Visualizing The World’s Largest Sovereign Wealth Funds
Visualized: The World’s Largest Sovereign Wealth Funds
Did you know that some of the world’s largest investment funds are owned by national governments?
Known as sovereign wealth funds (SWF), these vehicles are often established with seed money that is generated by government-owned industries. If managed responsibly and given a long enough timeframe, an SWF can accumulate an enormous amount of assets.
In this infographic, we’ve detailed the world’s 10 largest SWFs, along with the largest mutual fund and ETF for context.
The Big Picture
Data collected from SWFI in October 2021 ranks Norway’s Government Pension Fund Global (also known as the Norwegian Oil Fund) as the world’s largest SWF.
The world’s 10 largest sovereign wealth funds (with fund size benchmarks) are listed below:
|Country||Fund Name||Fund Type||Assets Under Management (AUM)|
|🇳🇴 Norway||Government Pension Fund Global||SWF||$1.3 trillion|
|🇺🇸 U.S.||Vanguard Total Stock Market Index Fund||Mutual fund||$1.3 trillion|
|🇨🇳 China||China Investment Corporation||SWF||$1.2 trillion|
|🇰🇼 Kuwait||Kuwait Investment Authority||SWF||$693 billion|
|🇦🇪 United Arab Emirates||Abu Dhabi Investment Authority||SWF||$649 billion|
|🇭🇰 Hong Kong SAR||Hong Kong Monetary Authority Investment Portfolio||SWF||$581 billion|
|🇸🇬 Singapore||Government of Singapore Investment Corporation||SWF||$545 billion|
|🇸🇬 Singapore||Temasek||SWF||$484 billion|
|🇨🇳 China||National Council for Social Security Fund||SWF||$447 billion|
|🇸🇦 Saudi Arabia||Public Investment Fund of Saudi Arabia||SWF||$430 billion|
|🇺🇸 U.S.||State Street SPDR S&P 500 ETF Trust||ETF||$391 billion|
|🇦🇪 United Arab Emirates||Investment Corporation of Dubai||SWF||$302 billion|
SWF AUM gathered on 10/08/2021. VTSAX and SPY AUM as of 09/30/2021.
So far, just two SWFs have surpassed the $1 trillion milestone. To put this in perspective, consider that the world’s largest mutual fund, the Vanguard Total Stock Market Index Fund (VTSAX), is a similar size, investing in U.S. large-, mid-, and small-cap equities.
The Trillion Dollar Club
The world’s two largest sovereign wealth funds have a combined $2.5 trillion in assets. Here’s a closer look at their underlying portfolios.
1. Government Pension Fund Global – $1.3 Trillion (Norway)
Norway’s SWF was established after the country discovered oil in the North Sea. The fund invests the revenue coming from this sector to safeguard the future of the national economy. Here’s a breakdown of its investments.
|Asset Class||% of Total Assets||Country Diversification||Number of Securities|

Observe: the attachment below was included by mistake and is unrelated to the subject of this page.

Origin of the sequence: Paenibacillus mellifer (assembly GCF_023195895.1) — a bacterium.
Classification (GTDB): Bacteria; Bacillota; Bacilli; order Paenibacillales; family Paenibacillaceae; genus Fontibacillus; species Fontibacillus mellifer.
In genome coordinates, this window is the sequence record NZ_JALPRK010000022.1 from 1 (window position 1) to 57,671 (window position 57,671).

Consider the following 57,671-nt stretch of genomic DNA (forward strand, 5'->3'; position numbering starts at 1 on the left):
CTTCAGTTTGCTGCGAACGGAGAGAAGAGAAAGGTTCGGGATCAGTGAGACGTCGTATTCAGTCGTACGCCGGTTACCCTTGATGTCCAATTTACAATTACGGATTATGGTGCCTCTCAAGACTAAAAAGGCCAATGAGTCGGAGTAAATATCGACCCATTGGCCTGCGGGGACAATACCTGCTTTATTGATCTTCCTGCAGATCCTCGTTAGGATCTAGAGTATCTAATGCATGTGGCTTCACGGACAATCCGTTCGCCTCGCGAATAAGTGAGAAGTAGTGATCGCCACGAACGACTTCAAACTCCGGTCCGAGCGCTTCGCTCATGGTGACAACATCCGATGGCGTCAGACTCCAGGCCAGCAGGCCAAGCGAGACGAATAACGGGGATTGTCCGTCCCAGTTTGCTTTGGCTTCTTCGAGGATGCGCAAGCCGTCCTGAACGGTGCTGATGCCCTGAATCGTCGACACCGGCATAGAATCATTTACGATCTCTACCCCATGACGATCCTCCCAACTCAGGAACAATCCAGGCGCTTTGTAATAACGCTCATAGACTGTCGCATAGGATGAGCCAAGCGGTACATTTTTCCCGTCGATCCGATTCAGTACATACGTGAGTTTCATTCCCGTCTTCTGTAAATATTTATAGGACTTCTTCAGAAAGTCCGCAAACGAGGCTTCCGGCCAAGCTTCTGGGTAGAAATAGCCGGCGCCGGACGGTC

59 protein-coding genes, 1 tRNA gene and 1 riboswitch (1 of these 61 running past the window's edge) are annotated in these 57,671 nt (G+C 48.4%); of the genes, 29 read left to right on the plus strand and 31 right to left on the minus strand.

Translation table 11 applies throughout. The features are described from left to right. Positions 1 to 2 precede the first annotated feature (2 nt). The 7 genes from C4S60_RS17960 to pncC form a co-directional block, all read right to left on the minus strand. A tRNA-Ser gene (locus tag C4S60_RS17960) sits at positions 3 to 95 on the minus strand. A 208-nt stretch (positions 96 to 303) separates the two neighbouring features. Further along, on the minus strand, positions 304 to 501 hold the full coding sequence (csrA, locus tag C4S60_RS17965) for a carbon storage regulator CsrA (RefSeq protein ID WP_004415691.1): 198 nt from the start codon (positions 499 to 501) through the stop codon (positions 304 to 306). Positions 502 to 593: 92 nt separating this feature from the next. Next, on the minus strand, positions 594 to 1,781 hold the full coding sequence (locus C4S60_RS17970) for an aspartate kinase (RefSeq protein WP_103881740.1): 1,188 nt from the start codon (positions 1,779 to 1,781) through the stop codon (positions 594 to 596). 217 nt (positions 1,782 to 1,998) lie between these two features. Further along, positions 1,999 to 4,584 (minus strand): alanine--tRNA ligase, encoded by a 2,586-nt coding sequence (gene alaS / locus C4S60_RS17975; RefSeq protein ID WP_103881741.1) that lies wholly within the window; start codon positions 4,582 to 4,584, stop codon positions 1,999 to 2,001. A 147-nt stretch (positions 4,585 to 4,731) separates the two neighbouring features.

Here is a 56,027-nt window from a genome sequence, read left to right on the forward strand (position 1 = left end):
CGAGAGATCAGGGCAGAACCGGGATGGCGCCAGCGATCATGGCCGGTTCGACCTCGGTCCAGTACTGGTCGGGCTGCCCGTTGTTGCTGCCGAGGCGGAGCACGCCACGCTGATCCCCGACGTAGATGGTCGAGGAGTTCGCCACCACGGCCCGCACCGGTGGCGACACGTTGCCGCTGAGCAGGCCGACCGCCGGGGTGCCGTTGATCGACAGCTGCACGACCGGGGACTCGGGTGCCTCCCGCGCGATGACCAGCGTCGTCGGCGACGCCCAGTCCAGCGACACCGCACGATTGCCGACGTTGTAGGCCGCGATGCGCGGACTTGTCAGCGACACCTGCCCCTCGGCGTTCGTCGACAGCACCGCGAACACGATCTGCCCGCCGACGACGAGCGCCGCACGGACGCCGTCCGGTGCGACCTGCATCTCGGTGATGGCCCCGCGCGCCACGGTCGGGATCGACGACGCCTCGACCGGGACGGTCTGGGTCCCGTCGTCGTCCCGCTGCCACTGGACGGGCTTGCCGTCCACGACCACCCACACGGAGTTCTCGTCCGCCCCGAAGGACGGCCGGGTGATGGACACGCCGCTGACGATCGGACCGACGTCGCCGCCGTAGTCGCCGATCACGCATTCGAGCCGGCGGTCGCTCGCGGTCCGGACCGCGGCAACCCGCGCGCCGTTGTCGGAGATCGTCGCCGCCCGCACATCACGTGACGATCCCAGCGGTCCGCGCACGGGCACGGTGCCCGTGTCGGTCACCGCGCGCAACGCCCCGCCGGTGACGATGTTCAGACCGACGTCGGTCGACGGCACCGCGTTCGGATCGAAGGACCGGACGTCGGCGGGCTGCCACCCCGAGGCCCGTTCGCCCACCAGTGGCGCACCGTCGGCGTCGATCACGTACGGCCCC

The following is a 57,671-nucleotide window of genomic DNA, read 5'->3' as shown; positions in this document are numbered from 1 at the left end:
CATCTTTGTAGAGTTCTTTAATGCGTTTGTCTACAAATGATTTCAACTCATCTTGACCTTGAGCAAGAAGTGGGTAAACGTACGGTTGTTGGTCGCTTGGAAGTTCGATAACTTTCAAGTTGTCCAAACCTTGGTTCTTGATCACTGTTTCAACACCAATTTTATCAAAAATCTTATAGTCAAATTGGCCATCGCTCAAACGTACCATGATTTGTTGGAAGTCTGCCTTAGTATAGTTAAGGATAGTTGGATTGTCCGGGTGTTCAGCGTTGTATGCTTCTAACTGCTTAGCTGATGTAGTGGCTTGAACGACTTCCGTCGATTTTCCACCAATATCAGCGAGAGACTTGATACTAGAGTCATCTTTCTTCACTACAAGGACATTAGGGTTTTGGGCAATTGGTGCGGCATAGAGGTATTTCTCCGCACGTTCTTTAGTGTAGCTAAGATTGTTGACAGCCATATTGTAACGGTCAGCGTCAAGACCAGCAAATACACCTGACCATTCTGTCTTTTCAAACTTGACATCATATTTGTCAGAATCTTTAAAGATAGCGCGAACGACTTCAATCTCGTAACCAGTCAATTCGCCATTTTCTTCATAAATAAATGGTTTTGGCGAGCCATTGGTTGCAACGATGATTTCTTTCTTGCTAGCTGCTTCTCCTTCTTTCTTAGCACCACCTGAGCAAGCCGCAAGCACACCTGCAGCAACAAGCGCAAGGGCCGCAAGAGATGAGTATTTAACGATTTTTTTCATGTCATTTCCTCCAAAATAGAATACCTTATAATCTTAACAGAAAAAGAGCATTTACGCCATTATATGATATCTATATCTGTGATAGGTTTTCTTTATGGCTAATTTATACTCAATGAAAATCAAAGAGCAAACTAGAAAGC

|Public Equities||72.8%||69 countries||9,123 companies|
|Fixed income||24.7%||45 countries||1,245 bonds|
|Real estate||2.5%||14 countries||867 properties|
As of 12/31/2020
Real estate may be a small part of the portfolio, but it’s an important component for diversification (real estate is less correlated to the stock market) and generating income. Here are some U.S. office towers that the fund has an ownership stake in.
|601 Lexington Avenue, New York, NY||45.0%|
|475 Fifth Avenue, New York, NY||49.9%|
|33 Arch Street, Boston, MA||49.9%|
|100 First Street, San Francisco, CA||44.0%|
As of 12/31/2020
Overall, the fund has investments in 462 properties in the U.S. for a total value of $14.9 billion.
2. China Investment Corporation (CIC) – $1.2 Trillion (China)
The CIC is the largest of several Chinese SWFs, and was established to diversify the country’s foreign exchange holdings.
Compared to the Norwegian fund, the CIC invests in a greater variety of alternatives. This includes real estate, of course, but also private equity, private credit, and hedge funds.
|Asset Class||% of Total Assets|
As of 12/31/2020
A primary focus of the CIC has been to increase its exposure to American infrastructure and manufacturing. By the end of 2020, 57% of the fund was invested in the United States.
“According to our estimate, the United States needs at least $8 trillion in infrastructure investments. There’s not sufficient capital from the U.S. government or private sector. It has to rely on foreign investments.”
– Ding Xuedong, Chairman, China Investment Corporation
This has drawn suspicion from U.S. regulators given the geopolitical tensions between the two countries. For further reading on the topic, consider this 2017 paper by the United States-China Economic and Security Review Commission.
Preparing for a Future Without Oil